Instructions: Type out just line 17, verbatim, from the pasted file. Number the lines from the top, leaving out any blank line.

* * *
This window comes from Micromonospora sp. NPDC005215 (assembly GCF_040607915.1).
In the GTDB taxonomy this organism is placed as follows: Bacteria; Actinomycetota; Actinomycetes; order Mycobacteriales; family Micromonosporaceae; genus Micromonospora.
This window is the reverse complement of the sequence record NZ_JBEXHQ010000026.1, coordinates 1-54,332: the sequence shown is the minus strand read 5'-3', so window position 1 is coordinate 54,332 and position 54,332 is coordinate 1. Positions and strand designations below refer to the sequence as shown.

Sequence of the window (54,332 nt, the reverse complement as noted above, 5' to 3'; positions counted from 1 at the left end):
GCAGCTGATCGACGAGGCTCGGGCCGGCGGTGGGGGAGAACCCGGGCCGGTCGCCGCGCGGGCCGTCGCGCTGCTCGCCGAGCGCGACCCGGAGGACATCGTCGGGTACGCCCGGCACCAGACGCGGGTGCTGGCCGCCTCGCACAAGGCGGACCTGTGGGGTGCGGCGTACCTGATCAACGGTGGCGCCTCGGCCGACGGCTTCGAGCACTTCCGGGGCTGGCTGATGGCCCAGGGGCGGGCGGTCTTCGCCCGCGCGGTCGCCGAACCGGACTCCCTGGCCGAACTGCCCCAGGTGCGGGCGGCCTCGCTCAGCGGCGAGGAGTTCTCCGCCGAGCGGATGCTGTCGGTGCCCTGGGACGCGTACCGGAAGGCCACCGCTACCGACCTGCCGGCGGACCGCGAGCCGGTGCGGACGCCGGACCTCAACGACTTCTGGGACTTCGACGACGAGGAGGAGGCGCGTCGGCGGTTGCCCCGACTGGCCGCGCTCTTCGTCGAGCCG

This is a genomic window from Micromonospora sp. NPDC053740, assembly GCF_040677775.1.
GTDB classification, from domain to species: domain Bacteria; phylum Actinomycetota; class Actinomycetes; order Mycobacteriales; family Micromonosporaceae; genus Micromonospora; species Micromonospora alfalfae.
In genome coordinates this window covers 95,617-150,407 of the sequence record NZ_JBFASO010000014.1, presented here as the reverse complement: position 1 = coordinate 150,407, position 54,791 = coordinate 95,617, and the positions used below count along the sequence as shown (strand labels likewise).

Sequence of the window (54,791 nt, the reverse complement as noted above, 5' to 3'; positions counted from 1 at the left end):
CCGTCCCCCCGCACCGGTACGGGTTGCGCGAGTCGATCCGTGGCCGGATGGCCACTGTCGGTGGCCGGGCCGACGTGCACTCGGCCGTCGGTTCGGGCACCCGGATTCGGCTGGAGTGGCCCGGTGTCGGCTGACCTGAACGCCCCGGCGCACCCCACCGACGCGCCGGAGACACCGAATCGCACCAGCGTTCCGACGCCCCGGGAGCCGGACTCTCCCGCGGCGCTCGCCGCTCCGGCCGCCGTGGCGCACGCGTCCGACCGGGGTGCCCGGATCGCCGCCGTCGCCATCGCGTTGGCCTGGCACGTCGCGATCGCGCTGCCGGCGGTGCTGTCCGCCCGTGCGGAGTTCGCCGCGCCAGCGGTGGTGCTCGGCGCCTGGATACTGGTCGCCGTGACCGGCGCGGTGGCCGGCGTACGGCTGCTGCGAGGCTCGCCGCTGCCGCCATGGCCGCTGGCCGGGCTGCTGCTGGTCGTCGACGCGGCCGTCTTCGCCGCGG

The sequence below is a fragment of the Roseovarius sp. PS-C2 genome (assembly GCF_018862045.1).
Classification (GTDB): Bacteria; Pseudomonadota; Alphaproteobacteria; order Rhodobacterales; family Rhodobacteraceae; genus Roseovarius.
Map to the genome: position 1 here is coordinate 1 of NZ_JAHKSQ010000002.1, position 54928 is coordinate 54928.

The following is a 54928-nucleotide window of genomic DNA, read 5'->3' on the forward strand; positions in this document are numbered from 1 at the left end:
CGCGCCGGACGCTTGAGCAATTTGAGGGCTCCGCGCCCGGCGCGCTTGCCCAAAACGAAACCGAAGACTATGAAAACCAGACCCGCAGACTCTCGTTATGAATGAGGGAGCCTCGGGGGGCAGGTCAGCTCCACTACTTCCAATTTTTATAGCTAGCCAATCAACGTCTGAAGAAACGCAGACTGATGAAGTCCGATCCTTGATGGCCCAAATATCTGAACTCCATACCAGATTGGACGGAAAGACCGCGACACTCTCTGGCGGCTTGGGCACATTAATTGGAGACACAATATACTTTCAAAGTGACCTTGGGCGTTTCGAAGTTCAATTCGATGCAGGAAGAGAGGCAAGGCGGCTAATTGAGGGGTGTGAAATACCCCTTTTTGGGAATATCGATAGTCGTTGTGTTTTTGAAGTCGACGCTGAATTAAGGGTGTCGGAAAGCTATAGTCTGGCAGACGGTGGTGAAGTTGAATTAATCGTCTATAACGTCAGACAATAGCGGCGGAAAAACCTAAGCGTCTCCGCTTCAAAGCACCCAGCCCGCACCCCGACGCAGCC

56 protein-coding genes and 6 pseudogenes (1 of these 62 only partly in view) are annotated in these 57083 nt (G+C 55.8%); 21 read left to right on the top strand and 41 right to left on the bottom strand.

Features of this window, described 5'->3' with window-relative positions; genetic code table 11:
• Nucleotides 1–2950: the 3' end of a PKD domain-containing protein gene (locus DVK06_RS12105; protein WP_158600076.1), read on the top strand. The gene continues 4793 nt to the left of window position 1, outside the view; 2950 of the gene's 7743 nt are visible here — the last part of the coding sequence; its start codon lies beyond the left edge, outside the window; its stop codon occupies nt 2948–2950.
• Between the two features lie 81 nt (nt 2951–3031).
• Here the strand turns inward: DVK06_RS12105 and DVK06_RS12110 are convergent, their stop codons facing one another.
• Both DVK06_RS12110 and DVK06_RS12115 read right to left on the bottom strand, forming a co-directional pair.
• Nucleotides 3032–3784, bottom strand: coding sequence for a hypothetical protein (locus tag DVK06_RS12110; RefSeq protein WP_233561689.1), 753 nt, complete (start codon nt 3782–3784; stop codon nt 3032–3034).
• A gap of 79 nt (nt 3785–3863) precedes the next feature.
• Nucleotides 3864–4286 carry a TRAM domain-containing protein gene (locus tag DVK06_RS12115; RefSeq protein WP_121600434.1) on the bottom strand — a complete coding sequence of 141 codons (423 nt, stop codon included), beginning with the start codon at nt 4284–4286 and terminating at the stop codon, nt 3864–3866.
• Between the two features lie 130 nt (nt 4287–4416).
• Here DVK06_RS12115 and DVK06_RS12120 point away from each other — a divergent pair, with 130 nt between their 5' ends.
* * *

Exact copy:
Features of this window, described 5'->3' with window-relative positions; genetic code table 11: